Research Academics  

High TemperaturSiC Micro Hotplate for Gas Sensors


Contact Person : Dr.-Ing. Ha-Duong Ngo


Within the IESSICA (Industrial gas-sensor (expert) system (in traffic and environement) on silicon carbide basis) – project, being funded by the Federal Department for Education and Research (BMBF), the Microsensor & Actuator Technology group is developing mechanical and electrical stable high temperature silicone carbide based micro hotplates. These hotplates will be the basis for gas sensitive metal oxide layers (e.g. In2O3 and MoO3) which will also be optimized. The need for gas detection in harsh and high temperature surroundings calls for new technological and material approaches. Standard micro hotplates are based on membranes made of silicon nitride and oxide therefore, the operating temperature is limited to a maximum of about 550°C. The demand for high operating temperatures of up to 800°C restricts choice of materials that can be used as a membrane material or as a heater structure. Silicon carbide is the material of choice for its mechanical and thermal stability as well as its chemical resistance even at high temperature. As high temperature metallization platinum is the next on hand, but also combinations of titanium and tungsten are promising. For reasons of efficiency it was decided to use a single platinum metallization layer. Out of this layer the heater structure, a temperature sensor, and the sensing electrodes are structured in a single step. This approach limits the available sensitive area on the membrane and makes high demands on the design of the heater structure to achieve maximal temperature homogeneity over the sensitive area. To achieve optimal homogeneity extensive FEM – analyses have been conducted, covering electro-thermal as well as thermo-mechanical analyses.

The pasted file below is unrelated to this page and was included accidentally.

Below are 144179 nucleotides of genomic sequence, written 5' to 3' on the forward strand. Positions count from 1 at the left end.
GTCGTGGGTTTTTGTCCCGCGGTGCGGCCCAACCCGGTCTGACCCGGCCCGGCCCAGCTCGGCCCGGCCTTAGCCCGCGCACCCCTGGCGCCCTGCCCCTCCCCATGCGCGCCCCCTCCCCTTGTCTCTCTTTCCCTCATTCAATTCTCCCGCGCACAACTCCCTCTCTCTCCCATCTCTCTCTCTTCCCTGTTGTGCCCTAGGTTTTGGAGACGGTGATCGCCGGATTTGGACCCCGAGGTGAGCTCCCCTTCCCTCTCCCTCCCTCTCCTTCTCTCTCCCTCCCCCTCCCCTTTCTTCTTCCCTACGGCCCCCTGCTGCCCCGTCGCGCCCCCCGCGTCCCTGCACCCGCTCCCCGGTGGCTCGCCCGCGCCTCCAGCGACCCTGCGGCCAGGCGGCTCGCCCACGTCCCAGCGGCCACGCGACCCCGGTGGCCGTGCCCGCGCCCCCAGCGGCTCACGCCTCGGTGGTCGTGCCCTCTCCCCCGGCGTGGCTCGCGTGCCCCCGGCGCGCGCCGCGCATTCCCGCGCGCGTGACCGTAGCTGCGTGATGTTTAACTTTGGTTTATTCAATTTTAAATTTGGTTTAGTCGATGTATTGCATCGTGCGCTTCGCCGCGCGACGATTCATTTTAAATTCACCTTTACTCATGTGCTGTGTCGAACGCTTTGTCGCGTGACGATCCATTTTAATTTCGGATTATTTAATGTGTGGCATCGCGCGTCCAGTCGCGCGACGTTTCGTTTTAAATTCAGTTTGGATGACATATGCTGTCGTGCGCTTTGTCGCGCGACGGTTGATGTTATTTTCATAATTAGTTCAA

Figure. 1: left: Electro-thermal FE-analysis of the membrane and Pt-heater. (Values are given in [K])
right: Thermo-mechanical FE-analysis.(Values are given in [µm])


The results of the analyses are very promising. The gas sensitive area covers 0.7*0.7 mm2 of the 1*1 mm2 membrane. The maximum temperature difference within the sensitive are is 22 K resulting in a temperature gradient of 0.029 K/µm. These results were used to calculate the power consumption to be around 300 mW at a membrane temperature of 1150 K.

Based on FE-analyses the fabrication process as well as the device design could be optimized and hotplates were successfully fabricated.


Figure 2: left: Microscope image of a hotplate based on 600 nmthick SiC membrane.
right: SEM- image of the membrane


Figure 3:left: Setup for Thermo graphic measurement (Two hotplates mounted)
right: Thermo graphic image of the hotplate